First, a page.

Around 5 million men in India lost their jobs over the last two years according to a research report, a development which is at odds with Indian Prime Minister Narendra Modi's 2014 election promise of creating 10m jobs a year. Women were excluded from job loss estimates.
The research report, issued by the Centre for Sustainable Employment of Bengaluru's Azim Premji University, comes as India gears up for the second phase of its six-week-long General Election tomorrow.
The vice chairman of the National Institution for Transforming India Aayog (an Indian government policy think tank), Rajiv Kumar, said the report was "not verified" and the "veracity of the data is not known, NDTV reported.
The CSE 'State of Working India 2019' report revealed that unemployment in India had risen significantly after 2011. The report explained that the figures demonstrate why unemployment has emerged as a major election issue in India this year, according to NDTV.
The report noted that although the beginning of the decline in employment coincided with Modi's 2016 demonetisation policy, no "causal link" can be established between the two separate events.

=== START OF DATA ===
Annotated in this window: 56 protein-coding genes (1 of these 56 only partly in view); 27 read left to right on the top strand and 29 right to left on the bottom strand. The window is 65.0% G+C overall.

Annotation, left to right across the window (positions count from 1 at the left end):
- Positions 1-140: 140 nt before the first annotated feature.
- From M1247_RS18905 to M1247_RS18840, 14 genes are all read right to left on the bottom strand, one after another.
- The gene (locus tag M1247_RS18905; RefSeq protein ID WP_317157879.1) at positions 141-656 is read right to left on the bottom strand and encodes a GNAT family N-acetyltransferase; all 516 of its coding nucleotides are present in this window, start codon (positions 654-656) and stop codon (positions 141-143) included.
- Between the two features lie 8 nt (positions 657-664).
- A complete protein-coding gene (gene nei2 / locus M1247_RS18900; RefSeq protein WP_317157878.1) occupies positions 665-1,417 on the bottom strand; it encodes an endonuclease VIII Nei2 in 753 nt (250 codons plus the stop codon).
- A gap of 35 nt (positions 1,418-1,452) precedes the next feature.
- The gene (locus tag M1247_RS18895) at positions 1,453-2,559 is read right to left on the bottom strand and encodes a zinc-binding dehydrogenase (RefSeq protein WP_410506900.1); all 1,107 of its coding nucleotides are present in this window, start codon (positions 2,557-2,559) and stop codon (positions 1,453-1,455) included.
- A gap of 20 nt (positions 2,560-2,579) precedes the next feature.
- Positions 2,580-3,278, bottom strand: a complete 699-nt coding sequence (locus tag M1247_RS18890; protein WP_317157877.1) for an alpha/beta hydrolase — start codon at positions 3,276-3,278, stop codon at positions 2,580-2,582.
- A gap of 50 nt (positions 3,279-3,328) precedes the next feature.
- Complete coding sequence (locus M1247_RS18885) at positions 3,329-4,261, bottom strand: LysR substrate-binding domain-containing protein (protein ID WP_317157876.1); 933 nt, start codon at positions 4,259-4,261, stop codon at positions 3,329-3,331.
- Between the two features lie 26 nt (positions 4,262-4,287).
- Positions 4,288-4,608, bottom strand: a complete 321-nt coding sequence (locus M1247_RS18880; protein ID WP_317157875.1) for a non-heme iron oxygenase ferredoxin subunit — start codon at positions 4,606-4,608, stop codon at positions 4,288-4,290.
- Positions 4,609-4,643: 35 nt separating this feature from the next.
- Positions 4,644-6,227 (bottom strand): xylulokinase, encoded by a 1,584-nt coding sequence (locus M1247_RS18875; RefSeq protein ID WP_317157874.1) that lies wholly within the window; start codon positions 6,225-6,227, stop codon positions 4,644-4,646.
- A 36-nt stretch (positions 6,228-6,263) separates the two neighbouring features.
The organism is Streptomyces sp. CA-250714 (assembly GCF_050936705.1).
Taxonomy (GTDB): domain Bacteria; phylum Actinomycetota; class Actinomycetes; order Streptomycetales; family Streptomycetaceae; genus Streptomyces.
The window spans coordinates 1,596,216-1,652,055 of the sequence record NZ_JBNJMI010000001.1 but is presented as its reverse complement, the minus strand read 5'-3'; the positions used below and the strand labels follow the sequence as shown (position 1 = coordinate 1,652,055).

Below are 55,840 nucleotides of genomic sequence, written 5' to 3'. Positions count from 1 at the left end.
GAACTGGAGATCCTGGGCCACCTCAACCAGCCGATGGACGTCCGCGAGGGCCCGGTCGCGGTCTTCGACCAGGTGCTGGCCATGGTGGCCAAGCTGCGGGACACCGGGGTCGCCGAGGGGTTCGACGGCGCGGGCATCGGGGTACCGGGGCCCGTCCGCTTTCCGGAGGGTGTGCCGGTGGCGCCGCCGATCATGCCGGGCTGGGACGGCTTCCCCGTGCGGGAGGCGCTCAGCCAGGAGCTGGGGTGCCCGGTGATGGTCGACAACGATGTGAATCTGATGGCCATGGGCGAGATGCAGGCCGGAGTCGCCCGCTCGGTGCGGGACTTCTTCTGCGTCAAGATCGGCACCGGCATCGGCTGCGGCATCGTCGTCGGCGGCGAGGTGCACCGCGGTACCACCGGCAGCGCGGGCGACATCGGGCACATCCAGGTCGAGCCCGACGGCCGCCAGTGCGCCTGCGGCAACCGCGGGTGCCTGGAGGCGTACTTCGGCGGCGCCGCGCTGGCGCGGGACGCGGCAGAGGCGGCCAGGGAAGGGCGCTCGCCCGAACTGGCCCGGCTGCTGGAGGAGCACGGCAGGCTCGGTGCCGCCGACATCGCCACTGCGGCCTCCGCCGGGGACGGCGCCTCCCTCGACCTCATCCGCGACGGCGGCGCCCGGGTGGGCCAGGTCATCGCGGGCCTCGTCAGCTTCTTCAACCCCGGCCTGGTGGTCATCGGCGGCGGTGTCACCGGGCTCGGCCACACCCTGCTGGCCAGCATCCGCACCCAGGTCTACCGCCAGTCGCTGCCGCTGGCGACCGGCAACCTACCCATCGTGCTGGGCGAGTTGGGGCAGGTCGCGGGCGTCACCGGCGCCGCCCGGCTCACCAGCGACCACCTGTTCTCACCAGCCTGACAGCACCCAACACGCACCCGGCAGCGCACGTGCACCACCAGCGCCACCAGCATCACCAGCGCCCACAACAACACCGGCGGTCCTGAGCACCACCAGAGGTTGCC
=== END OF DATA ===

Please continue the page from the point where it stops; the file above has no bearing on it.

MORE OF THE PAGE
Demonetisation of 500 and 1,000 rupee notes was part of a crackdown on corruption, people with unaccounted-for wealth, and counterfeit notes. As over 90pc of consumer purchases in India are transacted in cash, the move sparked chaos among the masses. It also failed to achieve its aims as over 99pc of the currency that India declared void in its surprise announcement was returned to the country's banks over subsequent weeks, according to a Reserve Bank of India (RBI) report.
Take a look: Jobless millions to haunt India election
According to the CSE report, the unemployed are greater levels of the youth and those who have received higher education. Those who are less-educated saw job losses and reduced work opportunities over the time period under review, NDTV reported.
The decline in the labour force participation rate (LFPR) and workforce participation rate (WPR) was largely driven by less-educated men in both urban and rural areas, the report said.
The report made it clear that joblessness was not a problem limited to the educated sections of the labour force. "While open unemployment may still be low among the less educated, there has been a marked tendency to drop out of the labour force for this section, presumably due to loss of work opportunities," the NDTV report said.
Earlier this year, a leaked report had said the country's unemployment rate rose to a 45-year high in 2017-18. A Period Labour Force Survey conducted between July 2017-June 2018 stated that the unemployment rate was at 6.1 per cent, the highest since 1972-73.